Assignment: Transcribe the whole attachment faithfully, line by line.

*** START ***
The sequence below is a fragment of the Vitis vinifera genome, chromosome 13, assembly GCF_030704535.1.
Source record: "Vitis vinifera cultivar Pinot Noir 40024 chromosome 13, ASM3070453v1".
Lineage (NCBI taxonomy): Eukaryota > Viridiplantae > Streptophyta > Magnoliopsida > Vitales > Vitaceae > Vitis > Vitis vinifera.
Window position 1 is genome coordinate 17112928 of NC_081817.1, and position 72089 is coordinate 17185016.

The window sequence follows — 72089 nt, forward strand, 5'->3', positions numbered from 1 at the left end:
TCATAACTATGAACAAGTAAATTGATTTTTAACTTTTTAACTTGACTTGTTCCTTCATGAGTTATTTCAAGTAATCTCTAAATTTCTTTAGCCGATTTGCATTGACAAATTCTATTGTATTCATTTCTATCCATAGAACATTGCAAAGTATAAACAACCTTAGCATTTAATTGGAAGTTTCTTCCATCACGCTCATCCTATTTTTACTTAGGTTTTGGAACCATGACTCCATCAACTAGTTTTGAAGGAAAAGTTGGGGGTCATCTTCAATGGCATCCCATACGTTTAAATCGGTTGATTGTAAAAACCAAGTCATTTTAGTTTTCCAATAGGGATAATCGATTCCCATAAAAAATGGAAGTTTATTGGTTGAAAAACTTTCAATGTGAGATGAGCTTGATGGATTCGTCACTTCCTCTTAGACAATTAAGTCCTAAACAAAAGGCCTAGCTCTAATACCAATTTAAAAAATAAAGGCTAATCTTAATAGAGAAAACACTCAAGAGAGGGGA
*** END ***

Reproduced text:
The sequence below is a fragment of the Vitis vinifera genome, chromosome 13, assembly GCF_030704535.1.
Source record: "Vitis vinifera cultivar Pinot Noir 40024 chromosome 13, ASM3070453v1".
Lineage (NCBI taxonomy): Eukaryota > Viridiplantae > Streptophyta > Magnoliopsida > Vitales > Vitaceae > Vitis > Vitis vinifera.
Window position 1 is genome coordinate 17112928 of NC_081817.1, and position 72089 is coordinate 17185016.

The window sequence follows — 72089 nt, forward strand, 5'->3', positions numbered from 1 at the left end:
TCATAACTATGAACAAGTAAATTGATTTTTAACTTTTTAACTTGACTTGTTCCTTCATGAGTTATTTCAAGTAATCTCTAAATTTCTTTAGCCGATTTGCATTGACAAATTCTATTGTATTCATTTCTATCCATAGAACATTGCAAAGTATAAACAACCTTAGCATTTAATTGGAAGTTTCTTCCATCACGCTCATCCTATTTTTACTTAGGTTTTGGAACCATGACTCCATCAACTAGTTTTGAAGGAAAAGTTGGGGGTCATCTTCAATGGCATCCCATACGTTTAAATCGGTTGATTGTAAAAACCAAGTCATTTTAGTTTTCCAATAGGGATAATCGATTCCCATAAAAAATGGAAGTTTATTGGTTGAAAAACTTTCAATGTGAGATGAGCTTGATGGATTCGTCACTTCCTCTTAGACAATTAAGTCCTAAACAAAAGGCCTAGCTCTAATACCAATTTAAAAAATAAAGGCTAATCTTAATAGAGAAAACACTCAAGAGAGGGGA